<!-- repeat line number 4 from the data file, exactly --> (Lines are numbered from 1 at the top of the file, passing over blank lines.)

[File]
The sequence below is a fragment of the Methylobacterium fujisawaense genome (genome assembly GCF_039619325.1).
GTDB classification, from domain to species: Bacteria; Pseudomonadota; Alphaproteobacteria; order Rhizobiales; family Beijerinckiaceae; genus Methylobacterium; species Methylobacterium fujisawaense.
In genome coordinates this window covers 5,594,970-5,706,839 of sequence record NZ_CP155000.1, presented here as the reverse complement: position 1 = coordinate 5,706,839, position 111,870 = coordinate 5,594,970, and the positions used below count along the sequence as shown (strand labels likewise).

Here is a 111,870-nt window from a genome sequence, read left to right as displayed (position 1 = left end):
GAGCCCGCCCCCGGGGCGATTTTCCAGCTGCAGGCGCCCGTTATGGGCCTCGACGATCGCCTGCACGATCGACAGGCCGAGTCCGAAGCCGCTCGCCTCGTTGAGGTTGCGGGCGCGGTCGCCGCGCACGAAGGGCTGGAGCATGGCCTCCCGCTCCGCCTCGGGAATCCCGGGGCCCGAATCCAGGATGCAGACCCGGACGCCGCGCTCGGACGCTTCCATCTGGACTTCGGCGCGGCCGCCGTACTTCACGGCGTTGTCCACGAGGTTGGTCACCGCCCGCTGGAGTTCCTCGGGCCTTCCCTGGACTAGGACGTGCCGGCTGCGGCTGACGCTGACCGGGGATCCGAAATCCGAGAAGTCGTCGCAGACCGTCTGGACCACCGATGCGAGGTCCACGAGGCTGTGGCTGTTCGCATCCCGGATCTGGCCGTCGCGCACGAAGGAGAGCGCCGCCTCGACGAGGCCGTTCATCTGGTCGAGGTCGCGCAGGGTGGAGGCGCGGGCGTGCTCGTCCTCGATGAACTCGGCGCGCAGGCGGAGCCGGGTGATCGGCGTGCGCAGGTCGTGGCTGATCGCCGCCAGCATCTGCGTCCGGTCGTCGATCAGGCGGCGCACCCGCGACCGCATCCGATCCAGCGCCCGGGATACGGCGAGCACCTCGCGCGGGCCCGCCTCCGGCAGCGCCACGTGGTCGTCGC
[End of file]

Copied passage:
Here is a 111,870-nt window from a genome sequence, read left to right as displayed (position 1 = left end):